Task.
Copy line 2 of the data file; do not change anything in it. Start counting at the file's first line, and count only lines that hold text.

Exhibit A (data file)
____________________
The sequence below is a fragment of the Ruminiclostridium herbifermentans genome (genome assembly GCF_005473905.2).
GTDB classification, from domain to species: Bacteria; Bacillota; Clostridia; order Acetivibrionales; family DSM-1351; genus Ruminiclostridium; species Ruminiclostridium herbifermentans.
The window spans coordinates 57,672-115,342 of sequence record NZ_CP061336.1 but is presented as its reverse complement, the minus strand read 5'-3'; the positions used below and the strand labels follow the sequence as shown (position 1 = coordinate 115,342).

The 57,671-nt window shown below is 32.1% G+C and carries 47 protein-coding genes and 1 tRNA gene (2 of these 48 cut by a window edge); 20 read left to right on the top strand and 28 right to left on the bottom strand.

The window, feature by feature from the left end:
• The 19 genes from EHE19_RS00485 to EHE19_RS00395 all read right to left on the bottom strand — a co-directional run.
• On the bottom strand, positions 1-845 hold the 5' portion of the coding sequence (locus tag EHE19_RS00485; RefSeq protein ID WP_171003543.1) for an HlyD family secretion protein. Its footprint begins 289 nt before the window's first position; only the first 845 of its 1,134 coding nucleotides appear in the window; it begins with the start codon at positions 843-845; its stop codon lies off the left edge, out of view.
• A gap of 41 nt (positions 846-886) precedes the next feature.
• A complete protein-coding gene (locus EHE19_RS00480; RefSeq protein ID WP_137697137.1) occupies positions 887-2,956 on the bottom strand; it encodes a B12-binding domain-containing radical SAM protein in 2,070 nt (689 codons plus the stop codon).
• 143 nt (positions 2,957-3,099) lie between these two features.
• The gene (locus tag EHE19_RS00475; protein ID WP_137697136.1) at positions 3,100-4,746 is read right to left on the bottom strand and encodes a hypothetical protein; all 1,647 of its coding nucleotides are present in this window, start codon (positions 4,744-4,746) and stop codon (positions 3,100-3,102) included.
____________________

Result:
GTDB classification, from domain to species: Bacteria; Bacillota; Clostridia; order Acetivibrionales; family DSM-1351; genus Ruminiclostridium; species Ruminiclostridium herbifermentans.